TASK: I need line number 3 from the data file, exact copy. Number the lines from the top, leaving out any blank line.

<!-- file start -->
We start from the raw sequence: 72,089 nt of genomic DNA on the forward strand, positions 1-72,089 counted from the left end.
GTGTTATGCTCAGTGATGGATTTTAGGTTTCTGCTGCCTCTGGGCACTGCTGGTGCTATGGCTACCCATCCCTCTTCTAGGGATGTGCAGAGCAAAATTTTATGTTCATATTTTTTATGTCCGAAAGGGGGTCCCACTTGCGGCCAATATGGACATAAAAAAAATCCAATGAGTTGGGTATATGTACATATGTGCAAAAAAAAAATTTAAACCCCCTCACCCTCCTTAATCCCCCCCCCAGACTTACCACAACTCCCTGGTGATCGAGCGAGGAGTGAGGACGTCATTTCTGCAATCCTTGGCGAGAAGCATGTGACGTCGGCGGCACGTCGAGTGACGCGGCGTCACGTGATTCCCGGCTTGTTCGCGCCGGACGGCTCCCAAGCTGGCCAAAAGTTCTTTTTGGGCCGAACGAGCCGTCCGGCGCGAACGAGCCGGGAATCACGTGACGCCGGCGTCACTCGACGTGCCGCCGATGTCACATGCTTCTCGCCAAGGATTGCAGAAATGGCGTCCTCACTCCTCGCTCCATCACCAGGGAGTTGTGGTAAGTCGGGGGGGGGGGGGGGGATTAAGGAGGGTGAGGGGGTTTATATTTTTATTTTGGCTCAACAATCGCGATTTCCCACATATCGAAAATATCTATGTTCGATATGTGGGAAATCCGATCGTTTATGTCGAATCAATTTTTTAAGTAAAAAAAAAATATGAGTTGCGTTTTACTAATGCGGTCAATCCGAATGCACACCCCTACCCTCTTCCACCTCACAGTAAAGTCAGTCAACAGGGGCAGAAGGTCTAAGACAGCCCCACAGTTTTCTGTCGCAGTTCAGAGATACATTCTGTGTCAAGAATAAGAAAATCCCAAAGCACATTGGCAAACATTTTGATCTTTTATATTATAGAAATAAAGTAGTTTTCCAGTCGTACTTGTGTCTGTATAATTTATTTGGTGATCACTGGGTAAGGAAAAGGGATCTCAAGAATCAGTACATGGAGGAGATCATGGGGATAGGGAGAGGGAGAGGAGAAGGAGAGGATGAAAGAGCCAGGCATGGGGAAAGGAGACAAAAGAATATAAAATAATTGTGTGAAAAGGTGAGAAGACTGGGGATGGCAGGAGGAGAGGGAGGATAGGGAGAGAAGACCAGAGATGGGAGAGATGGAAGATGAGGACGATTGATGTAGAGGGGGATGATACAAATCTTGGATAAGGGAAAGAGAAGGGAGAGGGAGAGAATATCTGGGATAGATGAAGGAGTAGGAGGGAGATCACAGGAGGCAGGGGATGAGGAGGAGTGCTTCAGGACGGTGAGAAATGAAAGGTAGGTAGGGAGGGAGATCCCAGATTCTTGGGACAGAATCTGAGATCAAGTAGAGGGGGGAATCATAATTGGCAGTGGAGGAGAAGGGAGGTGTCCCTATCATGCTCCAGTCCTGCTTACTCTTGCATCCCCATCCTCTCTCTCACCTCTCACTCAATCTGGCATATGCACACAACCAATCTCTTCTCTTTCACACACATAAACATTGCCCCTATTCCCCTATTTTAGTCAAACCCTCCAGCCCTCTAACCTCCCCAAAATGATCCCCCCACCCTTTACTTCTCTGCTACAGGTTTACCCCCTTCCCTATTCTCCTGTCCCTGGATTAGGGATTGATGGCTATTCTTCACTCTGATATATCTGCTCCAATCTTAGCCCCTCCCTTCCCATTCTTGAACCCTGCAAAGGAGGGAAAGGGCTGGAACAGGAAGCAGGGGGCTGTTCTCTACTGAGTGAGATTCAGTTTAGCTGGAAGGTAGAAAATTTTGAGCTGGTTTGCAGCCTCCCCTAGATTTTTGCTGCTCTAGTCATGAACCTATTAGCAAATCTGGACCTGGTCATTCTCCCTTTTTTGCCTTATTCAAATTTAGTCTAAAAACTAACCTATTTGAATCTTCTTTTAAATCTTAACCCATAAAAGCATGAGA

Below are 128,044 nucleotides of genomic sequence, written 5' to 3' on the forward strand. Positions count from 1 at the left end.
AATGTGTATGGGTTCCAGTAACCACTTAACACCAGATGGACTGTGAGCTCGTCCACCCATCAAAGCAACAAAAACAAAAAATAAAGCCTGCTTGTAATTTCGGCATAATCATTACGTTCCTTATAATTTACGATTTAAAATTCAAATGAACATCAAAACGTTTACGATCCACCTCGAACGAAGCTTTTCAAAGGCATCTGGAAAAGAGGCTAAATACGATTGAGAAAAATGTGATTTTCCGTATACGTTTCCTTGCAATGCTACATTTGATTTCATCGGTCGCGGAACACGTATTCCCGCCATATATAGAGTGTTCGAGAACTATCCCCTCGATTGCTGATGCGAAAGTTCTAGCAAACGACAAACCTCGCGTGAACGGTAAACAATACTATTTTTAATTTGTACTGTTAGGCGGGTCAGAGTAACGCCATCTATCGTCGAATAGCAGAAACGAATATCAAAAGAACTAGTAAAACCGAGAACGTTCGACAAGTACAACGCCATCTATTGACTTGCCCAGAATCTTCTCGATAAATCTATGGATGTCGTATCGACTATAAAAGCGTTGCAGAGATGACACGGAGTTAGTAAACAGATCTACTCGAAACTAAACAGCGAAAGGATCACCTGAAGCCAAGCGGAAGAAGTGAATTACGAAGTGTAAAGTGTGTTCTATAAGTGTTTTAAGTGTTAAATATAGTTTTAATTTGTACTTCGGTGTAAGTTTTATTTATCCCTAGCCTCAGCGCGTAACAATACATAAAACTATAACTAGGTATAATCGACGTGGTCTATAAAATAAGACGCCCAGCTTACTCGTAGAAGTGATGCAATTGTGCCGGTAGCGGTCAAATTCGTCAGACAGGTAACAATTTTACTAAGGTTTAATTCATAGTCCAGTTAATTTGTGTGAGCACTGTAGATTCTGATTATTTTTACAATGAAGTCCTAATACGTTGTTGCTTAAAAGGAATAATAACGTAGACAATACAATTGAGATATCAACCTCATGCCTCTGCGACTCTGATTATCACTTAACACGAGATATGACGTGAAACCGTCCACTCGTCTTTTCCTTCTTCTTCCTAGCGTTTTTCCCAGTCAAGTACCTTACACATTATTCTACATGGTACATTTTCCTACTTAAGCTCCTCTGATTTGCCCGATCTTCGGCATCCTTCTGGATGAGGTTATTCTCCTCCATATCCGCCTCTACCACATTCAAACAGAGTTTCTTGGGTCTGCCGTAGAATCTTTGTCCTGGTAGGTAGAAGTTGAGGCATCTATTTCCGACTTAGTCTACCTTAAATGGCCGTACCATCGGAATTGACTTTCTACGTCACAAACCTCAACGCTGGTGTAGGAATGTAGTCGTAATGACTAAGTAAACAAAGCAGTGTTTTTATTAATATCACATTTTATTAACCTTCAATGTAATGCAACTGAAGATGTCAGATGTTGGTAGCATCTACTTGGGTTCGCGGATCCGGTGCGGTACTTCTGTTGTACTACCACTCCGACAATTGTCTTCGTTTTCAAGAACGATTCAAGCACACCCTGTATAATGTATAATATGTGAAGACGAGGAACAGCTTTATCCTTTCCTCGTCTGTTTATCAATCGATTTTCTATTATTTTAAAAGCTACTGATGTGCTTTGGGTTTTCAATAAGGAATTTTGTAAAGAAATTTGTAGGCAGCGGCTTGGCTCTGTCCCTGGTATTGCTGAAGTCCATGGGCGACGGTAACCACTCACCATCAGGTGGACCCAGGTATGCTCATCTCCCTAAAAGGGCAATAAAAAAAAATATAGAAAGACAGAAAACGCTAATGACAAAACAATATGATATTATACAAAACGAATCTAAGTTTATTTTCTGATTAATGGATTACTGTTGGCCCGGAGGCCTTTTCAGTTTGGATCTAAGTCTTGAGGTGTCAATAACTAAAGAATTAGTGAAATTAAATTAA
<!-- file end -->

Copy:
Below are 128,044 nucleotides of genomic sequence, written 5' to 3' on the forward strand. Positions count from 1 at the left end.